never go in. I had a phone call – when all the guests were downstairs at the
reception. I don’t want to look at the wedding pictures. I had to go on with it
because I had guests waiting. Our brother Fabrizio – Arturo was like a father
to him because we lost our father at a young age, so he was messed up. It was
more like a funeral than a wedding. My mum was crying – my siblings. We don’t
talk about what happened.

You sent private investigators to the scene of his death. What were their findings?

PL: The way it was said he
had killed himself – strapped himself underneath, stood on a chair and hung
himself from a bannister – with their findings and the tests they’d done [the
private investigators] ruled out suicide. I know its independent; the Brazilian
authorities are saying it’s not true and have their version. Will we ever know
the truth? I don’t think so. Unless by some miracle someone finds God and says,
‘This is what happened.’ There’s no way Arturo Gatti took his own life.

It wasn’t that much of a
relief to be told that because I never once believed it. Somehow, someway he
was murdered; I didn’t want his children growing up thinking he’d quit on them.
One of my goals is to get that solved but we still don’t have that closure.

How do you feel today about the circumstances that surround his death?

PL: It just really sucks, because
we really just don’t know what happened.

MW: It’s tragic, and for his kids. Who knows what happened? It’s just sad. I don’t think he was capable of suicide, but who knows? I don’t want to say. His children and family were huge to him. He loved them to death – too much. It’s just tragic.

AMG: I’ve an open mind and thought about how Arturo was, the way he was speaking to me. [Suicide] could be an option but my heart doesn’t tell me so. Deep inside, I know he was murdered. I’m always waiting for a phone call that they will find out what happened. We accused [Amanda back then] because we were mourning. Now, after 10 years, I cannot say because I was not there. It’s a mystery. We don’t have that closure.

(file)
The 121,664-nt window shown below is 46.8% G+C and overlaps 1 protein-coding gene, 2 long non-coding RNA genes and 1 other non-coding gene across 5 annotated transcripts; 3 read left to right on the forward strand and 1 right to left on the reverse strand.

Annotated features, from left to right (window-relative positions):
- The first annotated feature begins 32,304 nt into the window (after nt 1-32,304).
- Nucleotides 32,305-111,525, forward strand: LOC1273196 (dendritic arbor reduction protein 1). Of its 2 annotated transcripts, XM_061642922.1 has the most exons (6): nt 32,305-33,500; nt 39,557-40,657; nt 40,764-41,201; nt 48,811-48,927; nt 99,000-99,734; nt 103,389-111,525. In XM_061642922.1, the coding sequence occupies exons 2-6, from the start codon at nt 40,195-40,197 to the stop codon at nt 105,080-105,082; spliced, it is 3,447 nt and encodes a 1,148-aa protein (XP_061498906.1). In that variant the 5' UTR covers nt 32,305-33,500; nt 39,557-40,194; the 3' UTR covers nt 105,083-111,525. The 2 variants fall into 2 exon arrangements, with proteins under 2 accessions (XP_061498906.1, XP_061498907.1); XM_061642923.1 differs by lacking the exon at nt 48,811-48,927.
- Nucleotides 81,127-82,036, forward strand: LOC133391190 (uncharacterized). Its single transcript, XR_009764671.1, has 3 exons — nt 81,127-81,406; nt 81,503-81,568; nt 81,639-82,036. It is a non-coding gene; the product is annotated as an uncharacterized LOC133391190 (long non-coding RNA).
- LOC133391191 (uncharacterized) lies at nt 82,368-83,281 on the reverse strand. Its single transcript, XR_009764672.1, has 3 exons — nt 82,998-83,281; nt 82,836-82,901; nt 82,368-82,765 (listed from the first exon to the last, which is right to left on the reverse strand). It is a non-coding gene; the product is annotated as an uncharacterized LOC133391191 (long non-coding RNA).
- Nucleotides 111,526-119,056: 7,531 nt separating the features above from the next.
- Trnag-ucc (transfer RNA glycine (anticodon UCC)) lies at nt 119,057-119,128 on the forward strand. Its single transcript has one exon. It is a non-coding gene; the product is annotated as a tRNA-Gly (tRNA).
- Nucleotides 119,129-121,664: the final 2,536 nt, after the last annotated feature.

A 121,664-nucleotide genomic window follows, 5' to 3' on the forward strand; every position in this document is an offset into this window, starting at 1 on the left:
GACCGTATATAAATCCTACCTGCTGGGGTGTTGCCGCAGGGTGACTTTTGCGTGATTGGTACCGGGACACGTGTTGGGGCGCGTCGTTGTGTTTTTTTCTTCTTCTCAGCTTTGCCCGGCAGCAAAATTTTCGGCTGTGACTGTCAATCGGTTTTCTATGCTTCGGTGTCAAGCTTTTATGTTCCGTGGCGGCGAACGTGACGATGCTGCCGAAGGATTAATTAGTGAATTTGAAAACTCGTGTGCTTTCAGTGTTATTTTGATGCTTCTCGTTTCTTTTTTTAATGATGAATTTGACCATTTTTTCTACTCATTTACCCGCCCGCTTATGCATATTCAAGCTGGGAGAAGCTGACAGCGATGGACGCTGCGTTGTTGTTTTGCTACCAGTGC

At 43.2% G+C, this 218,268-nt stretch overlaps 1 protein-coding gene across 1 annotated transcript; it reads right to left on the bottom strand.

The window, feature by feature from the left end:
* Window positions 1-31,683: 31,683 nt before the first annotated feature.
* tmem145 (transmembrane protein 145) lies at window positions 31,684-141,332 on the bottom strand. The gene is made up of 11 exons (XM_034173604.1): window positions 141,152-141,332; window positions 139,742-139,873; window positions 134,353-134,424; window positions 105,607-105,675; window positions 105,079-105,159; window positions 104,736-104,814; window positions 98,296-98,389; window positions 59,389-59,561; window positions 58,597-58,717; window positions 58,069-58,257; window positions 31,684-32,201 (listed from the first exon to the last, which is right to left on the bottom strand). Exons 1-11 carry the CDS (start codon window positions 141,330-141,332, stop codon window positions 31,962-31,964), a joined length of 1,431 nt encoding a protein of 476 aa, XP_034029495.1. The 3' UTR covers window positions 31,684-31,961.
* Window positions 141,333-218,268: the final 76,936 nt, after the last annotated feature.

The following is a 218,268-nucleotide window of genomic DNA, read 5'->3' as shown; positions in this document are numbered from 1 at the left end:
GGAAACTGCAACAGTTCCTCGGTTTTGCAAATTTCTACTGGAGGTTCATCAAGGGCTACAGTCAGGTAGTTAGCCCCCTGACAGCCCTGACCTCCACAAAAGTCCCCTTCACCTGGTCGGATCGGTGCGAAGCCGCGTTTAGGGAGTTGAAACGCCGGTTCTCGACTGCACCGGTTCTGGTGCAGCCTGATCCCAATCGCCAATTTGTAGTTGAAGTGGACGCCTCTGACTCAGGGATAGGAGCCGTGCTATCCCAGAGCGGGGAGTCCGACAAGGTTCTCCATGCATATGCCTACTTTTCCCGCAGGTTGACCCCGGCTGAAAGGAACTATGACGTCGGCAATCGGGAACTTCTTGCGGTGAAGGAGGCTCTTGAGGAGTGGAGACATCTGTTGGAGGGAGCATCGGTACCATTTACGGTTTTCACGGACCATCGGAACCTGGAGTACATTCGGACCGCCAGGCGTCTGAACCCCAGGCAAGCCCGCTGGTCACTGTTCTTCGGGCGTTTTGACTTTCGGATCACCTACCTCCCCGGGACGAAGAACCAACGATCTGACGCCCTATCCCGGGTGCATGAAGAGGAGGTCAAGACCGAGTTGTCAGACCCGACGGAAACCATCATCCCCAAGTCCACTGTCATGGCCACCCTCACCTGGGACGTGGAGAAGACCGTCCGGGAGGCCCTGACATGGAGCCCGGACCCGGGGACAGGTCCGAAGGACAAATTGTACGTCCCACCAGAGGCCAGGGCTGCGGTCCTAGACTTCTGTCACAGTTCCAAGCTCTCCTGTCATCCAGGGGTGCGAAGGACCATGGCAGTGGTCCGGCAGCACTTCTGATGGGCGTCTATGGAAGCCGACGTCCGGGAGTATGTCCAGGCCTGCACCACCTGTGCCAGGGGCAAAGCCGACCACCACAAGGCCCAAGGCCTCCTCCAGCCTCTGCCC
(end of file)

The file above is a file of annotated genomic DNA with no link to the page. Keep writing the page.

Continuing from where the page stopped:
Was the relationship with his wife a reflection of one of his flaws – that he could not see it was perhaps not a good one? Did he have a self-destruct button?

PL: Yeah, that could very
well be. There was talk that they were going to split up and get divorced, then
they went on this vacation. He’d been through a divorce attourney; she decided
they should take a vacation, and he never came home. He had a son and a
daughter; he only saw his daughter at certain times, and he was afraid she
would take his son to Brazil and he wouldn’t see him.

He had his ups and downs,
don’t get me wrong, but a complete self-destruct button, no. I really don’t
know for sure what happened – I cannot point fingers anywhere.

MW: I guess he did [have a
self-destruct button], but he knew when to stop and hold back. He was young
back then, and growing into a man. He had self-control over different things.

How’s the relationship between his widow Amanda and surviving family?

PL: I’m in touch with his
nephew Freddie from time-to-time; to my knowledge there’s no relationship
whatsoever. The widow’s in Montreal, believe it or not.

AMG: We don’t speak, in 10
years. We don’t talk to her; she doesn’t try to keep in touch with my mother.
She’s gone; it’s over. If she had nothing to do with it [Arturo’s death], why
wouldn’t she stay in touch? That’s the only thing I can say. We see Sophia, the
first daughter, on her birthdays, and we stay in touch. We’re grateful we stay
in touch with her mum. The other one, no, we have no contact.